Parables are funny things, they seem so simple on the surface, and yet their meaning eludes and confounds so many, so that seeing, they do not see, and hearing, they do not hear. Often this frustration is expressed “Why doesn’t Jesus just speak plainly? Doesn’t He want people to understand and believe?” Well, of course He wants people to understand and to believe. Nevertheless, He will not force Himself on anyone. Jesus preaches to the Law inscribed on all men’s hearts even while He extends to them the Gospel invitation. Only those who feel the conviction of the Law and drop their facades of pride and self-righteousness will turn in repentance and receive forgiveness and life. Ironically, how often a pastor is told by his parishioners, “You should just preach like Jesus, you know, simple stories, and parables. He was always so clear, a child could understand Him.” Such a comment, however, brings to my mind something one of my seminary professors is still known to regularly say: “You know not the Scriptures or the power therein.” God’s foolishness is wiser than man’s wisdom, and the parables were constructed by the Wisdom of God incarnate, the Son of God, Jesus Christ. It is Wisdom that speaks when Jesus speaks, and the truly wise among men bring nothing to the table but humility and repentance.
The Church’s lectionary has wisely paired the wisdom of Proverbs this day with the wisdom of The Parable of the Great Banquet. Recorded nearly a millennium before the advent of Jesus, our pericope from Proverbs is The Parable of the Great Banquet told in the high form of wisdom literature: Wisdom has built her house; she has hewn her seven pillars. She has slaughtered her beasts; she has mixed her wine; she has also set her table. She has sent out her young women to call from the highest places in the town, “Whoever is simple, let him turn in here!” To him who lacks sense she says, “Come, eat of my bread and drink of the wine I have mixed. Leave your simple ways, and live, and walk in the way of insight.” In both Proverbs and in the Parable, the great feast is fully prepared and many are invited simply to come, eat, and drink. Yet, how so very many refuse! In the Parable, those who refuse offer worldly and fleshly excuses or justifications. These betray their pride and self-righteousness and expose their false religions and idolatries. In Proverbs, those who refuse are scoffers and wicked men. It is the humble and selfless man who accepts reproving and instruction that is wise and righteous. In accepting reproving and instruction, the wise man becomes wiser still, for, to the one that has, more will be given, and to the one who has not, even what he thinks that he has will be taken away; for, the fear of the Lord is the beginning of wisdom, and the knowledge of the Holy One is insight.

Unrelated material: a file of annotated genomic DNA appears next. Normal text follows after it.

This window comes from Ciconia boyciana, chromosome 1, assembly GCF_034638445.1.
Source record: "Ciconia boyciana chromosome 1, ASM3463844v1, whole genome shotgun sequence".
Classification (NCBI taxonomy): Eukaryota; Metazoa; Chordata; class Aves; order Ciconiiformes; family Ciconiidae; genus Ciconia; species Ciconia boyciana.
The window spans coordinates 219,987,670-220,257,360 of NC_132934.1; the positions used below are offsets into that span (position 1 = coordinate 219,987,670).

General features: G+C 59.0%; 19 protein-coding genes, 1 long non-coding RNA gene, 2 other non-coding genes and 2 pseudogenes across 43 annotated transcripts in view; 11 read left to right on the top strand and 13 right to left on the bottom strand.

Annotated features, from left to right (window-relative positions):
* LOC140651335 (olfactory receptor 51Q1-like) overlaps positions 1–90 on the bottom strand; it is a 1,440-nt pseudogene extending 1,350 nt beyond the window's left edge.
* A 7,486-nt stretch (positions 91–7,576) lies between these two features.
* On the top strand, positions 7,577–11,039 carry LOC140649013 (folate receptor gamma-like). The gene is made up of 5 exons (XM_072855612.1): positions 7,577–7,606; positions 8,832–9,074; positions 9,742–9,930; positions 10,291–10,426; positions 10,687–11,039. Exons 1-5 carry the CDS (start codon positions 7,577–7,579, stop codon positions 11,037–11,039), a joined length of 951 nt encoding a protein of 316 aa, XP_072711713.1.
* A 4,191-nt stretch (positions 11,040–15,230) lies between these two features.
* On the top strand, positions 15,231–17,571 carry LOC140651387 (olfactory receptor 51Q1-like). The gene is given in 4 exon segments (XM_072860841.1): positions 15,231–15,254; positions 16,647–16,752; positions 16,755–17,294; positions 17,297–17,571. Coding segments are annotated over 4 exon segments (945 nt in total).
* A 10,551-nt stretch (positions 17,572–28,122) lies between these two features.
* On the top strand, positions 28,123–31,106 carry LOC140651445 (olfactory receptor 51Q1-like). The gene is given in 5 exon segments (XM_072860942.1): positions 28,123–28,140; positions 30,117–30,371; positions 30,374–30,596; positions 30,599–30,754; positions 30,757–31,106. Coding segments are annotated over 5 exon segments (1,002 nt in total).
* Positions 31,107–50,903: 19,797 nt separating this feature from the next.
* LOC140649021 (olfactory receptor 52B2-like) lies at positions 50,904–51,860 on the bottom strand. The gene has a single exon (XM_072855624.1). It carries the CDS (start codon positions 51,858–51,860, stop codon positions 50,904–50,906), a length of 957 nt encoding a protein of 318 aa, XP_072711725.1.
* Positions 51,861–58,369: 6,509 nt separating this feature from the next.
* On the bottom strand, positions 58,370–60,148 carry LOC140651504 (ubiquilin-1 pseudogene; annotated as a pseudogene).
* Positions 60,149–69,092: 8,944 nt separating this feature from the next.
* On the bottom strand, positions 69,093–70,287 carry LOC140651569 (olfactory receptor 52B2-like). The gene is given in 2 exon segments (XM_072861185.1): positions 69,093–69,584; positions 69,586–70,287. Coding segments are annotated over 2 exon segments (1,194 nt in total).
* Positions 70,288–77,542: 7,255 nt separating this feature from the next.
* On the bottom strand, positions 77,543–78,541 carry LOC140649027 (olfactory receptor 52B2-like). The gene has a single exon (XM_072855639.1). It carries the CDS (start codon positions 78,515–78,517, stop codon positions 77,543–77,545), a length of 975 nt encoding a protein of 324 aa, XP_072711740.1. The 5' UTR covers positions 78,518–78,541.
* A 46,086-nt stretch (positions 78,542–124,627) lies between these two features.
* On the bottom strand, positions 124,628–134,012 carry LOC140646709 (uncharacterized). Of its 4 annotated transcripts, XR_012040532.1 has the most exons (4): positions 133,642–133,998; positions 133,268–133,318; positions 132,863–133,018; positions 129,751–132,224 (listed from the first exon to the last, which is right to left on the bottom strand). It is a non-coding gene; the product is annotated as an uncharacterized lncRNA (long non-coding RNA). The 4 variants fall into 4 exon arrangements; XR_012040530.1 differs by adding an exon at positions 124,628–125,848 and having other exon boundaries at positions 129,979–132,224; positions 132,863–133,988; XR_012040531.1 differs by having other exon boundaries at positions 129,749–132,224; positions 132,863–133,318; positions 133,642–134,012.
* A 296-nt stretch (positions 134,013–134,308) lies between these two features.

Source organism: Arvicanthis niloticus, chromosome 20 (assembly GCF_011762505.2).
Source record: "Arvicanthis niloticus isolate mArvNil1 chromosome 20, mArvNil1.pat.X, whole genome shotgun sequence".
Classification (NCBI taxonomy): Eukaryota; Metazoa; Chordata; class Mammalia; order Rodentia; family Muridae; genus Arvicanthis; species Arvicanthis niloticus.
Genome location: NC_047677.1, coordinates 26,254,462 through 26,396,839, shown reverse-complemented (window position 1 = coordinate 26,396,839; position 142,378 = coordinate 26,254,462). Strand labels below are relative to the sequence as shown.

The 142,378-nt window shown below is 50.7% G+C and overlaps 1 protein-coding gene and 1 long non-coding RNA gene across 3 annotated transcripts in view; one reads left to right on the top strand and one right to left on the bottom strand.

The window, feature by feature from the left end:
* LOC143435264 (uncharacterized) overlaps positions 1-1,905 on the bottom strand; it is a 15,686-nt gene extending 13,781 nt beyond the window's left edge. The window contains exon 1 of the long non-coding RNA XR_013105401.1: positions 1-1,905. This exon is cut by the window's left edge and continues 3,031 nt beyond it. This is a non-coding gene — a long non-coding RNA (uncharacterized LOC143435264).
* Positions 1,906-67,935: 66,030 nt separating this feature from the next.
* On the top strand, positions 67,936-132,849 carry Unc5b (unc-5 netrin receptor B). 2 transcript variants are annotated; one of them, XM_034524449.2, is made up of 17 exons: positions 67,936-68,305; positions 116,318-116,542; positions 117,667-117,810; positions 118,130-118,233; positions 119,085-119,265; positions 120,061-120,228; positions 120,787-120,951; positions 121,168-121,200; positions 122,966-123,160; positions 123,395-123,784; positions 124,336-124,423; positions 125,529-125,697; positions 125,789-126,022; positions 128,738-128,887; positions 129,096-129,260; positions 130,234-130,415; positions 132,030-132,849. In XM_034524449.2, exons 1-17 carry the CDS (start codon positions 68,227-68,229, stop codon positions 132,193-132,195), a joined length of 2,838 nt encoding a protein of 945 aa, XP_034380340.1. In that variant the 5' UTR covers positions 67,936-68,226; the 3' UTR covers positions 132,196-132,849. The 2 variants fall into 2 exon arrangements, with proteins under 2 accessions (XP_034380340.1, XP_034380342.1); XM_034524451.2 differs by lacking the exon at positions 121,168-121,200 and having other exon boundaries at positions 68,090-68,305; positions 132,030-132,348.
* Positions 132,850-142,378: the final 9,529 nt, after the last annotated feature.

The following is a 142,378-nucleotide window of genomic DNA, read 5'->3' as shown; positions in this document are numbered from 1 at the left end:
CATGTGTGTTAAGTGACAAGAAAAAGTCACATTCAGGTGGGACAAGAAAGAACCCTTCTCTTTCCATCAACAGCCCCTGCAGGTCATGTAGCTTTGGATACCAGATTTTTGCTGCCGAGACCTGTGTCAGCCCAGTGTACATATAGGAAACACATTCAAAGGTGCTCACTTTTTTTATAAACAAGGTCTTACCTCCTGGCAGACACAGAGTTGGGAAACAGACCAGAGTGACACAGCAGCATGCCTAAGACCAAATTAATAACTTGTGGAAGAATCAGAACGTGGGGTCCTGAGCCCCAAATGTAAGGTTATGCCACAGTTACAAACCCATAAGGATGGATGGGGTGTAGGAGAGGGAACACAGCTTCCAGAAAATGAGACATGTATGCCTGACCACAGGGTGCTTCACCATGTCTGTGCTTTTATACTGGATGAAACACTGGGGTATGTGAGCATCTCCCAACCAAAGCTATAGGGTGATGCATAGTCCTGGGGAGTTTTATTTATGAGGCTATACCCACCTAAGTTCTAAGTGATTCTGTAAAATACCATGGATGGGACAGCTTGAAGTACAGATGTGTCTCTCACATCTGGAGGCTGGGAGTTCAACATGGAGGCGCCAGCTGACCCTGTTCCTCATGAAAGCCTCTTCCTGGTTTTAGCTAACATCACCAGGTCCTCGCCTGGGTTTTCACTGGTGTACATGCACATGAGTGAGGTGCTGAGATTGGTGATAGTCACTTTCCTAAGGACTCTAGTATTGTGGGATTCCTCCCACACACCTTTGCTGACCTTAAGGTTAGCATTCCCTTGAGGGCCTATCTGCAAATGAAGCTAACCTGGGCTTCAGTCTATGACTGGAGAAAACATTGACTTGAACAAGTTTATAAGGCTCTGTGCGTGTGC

Let us now turn directly to the Parable. The “man” is God the Father and the “great banquet” He has prepared is the fulfillment of the Passover Feast in the flesh and blood of the Lamb of God, His only begotten Son, Jesus Christ. All was fully prepared and “many” were invited to the feast, so God “sent His [Suffering] servant to say to those invited ‘Come, for everything is now ready’. But they all began to make excuses.” One has purchased a field and must attend to it. Another has bought five yoke of oxen and must examine them. And another has married a wife and cannot come. All three excuses sound reasonable enough to fleshly ears and worldly wisdom. In fact, at least two of the excuses were counted as reasonable exceptions to military service in the Old Testament (Deut. 20:6-7). However, this story being a parable, and parables being what they are, there is at the same time a literal and true meaning and a deeper, spiritual meaning. Spiritually, the excuses offered by the three invitees had to do with their preoccupation and love of worldly, physical, and fleshly things over and against the spiritual gifts of God. Here, the Fathers of the Church, especially Augustine and Gregory, offer us insight as to how the early Church understood this parable.
Augustine writes: In the purchase of the farm, the pride of dominion is signified. For to have a farm, to hold it as their possession, to occupy it, to have it subject to them, to rule it, delights men. The first man wished to rule, and wished no one to have dominion over him. And what does having dominion mean but taking delight in one’s own power?